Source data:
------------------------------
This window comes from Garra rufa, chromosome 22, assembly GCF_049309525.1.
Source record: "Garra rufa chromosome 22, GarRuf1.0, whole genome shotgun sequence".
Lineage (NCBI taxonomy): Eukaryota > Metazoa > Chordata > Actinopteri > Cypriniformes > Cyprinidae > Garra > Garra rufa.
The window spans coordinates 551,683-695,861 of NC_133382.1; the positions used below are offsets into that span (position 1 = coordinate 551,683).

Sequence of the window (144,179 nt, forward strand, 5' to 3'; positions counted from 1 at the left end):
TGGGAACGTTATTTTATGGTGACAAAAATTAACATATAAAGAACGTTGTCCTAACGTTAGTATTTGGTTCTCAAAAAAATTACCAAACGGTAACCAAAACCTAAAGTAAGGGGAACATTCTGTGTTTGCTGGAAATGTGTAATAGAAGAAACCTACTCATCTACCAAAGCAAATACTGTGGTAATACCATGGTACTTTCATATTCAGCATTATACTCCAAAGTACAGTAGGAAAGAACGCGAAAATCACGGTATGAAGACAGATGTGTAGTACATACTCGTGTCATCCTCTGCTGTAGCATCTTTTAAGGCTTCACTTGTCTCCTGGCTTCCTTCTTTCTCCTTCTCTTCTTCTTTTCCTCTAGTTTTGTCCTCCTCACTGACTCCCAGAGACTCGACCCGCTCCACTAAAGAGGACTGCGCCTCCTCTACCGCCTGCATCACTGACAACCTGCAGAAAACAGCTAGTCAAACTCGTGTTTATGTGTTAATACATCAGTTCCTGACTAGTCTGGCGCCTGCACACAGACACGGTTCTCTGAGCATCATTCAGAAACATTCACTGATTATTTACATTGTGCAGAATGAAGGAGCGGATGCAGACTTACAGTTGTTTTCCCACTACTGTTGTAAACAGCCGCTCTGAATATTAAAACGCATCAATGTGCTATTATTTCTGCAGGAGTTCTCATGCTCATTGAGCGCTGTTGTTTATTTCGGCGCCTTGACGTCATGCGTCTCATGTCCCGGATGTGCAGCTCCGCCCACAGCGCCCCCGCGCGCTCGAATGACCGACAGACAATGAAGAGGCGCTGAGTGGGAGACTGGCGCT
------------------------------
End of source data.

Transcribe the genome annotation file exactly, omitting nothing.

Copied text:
This window comes from Garra rufa, chromosome 22, assembly GCF_049309525.1.
Source record: "Garra rufa chromosome 22, GarRuf1.0, whole genome shotgun sequence".
Lineage (NCBI taxonomy): Eukaryota > Metazoa > Chordata > Actinopteri > Cypriniformes > Cyprinidae > Garra > Garra rufa.
The window spans coordinates 551,683-695,861 of NC_133382.1; the positions used below are offsets into that span (position 1 = coordinate 551,683).

Sequence of the window (144,179 nt, forward strand, 5' to 3'; positions counted from 1 at the left end):
TGGGAACGTTATTTTATGGTGACAAAAATTAACATATAAAGAACGTTGTCCTAACGTTAGTATTTGGTTCTCAAAAAAATTACCAAACGGTAACCAAAACCTAAAGTAAGGGGAACATTCTGTGTTTGCTGGAAATGTGTAATAGAAGAAACCTACTCATCTACCAAAGCAAATACTGTGGTAATACCATGGTACTTTCATATTCAGCATTATACTCCAAAGTACAGTAGGAAAGAACGCGAAAATCACGGTATGAAGACAGATGTGTAGTACATACTCGTGTCATCCTCTGCTGTAGCATCTTTTAAGGCTTCACTTGTCTCCTGGCTTCCTTCTTTCTCCTTCTCTTCTTCTTTTCCTCTAGTTTTGTCCTCCTCACTGACTCCCAGAGACTCGACCCGCTCCACTAAAGAGGACTGCGCCTCCTCTACCGCCTGCATCACTGACAACCTGCAGAAAACAGCTAGTCAAACTCGTGTTTATGTGTTAATACATCAGTTCCTGACTAGTCTGGCGCCTGCACACAGACACGGTTCTCTGAGCATCATTCAGAAACATTCACTGATTATTTACATTGTGCAGAATGAAGGAGCGGATGCAGACTTACAGTTGTTTTCCCACTACTGTTGTAAACAGCCGCTCTGAATATTAAAACGCATCAATGTGCTATTATTTCTGCAGGAGTTCTCATGCTCATTGAGCGCTGTTGTTTATTTCGGCGCCTTGACGTCATGCGTCTCATGTCCCGGATGTGCAGCTCCGCCCACAGCGCCCCCGCGCGCTCGAATGACCGACAGACAATGAAGAGGCGCTGAGTGGGAGACTGGCGCT